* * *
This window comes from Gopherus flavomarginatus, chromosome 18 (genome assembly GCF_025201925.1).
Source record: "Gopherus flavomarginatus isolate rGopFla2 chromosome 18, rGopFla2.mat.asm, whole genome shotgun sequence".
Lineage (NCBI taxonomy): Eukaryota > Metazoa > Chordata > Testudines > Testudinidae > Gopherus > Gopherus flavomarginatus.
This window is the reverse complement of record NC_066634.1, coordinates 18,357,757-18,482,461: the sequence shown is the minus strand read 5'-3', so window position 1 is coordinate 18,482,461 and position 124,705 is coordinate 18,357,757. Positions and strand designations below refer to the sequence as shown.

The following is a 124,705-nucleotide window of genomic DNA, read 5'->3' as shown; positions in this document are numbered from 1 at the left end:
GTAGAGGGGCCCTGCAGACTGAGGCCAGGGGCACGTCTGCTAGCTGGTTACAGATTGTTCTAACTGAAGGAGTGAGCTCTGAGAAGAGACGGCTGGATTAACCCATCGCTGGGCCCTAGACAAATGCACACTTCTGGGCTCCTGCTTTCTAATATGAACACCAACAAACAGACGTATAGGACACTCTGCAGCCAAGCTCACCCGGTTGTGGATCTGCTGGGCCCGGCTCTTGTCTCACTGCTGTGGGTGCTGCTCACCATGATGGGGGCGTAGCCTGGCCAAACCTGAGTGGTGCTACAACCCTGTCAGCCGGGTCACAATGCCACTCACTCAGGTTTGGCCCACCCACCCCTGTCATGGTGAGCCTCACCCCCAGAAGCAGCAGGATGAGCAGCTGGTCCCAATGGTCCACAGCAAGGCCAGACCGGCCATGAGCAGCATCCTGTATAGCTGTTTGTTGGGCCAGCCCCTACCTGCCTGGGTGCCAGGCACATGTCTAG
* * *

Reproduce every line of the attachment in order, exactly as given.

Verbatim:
This window comes from Gopherus flavomarginatus, chromosome 18 (genome assembly GCF_025201925.1).
Source record: "Gopherus flavomarginatus isolate rGopFla2 chromosome 18, rGopFla2.mat.asm, whole genome shotgun sequence".
Lineage (NCBI taxonomy): Eukaryota > Metazoa > Chordata > Testudines > Testudinidae > Gopherus > Gopherus flavomarginatus.
This window is the reverse complement of record NC_066634.1, coordinates 18,357,757-18,482,461: the sequence shown is the minus strand read 5'-3', so window position 1 is coordinate 18,482,461 and position 124,705 is coordinate 18,357,757. Positions and strand designations below refer to the sequence as shown.

The following is a 124,705-nucleotide window of genomic DNA, read 5'->3' as shown; positions in this document are numbered from 1 at the left end:
GTAGAGGGGCCCTGCAGACTGAGGCCAGGGGCACGTCTGCTAGCTGGTTACAGATTGTTCTAACTGAAGGAGTGAGCTCTGAGAAGAGACGGCTGGATTAACCCATCGCTGGGCCCTAGACAAATGCACACTTCTGGGCTCCTGCTTTCTAATATGAACACCAACAAACAGACGTATAGGACACTCTGCAGCCAAGCTCACCCGGTTGTGGATCTGCTGGGCCCGGCTCTTGTCTCACTGCTGTGGGTGCTGCTCACCATGATGGGGGCGTAGCCTGGCCAAACCTGAGTGGTGCTACAACCCTGTCAGCCGGGTCACAATGCCACTCACTCAGGTTTGGCCCACCCACCCCTGTCATGGTGAGCCTCACCCCCAGAAGCAGCAGGATGAGCAGCTGGTCCCAATGGTCCACAGCAAGGCCAGACCGGCCATGAGCAGCATCCTGTATAGCTGTTTGTTGGGCCAGCCCCTACCTGCCTGGGTGCCAGGCACATGTCTAG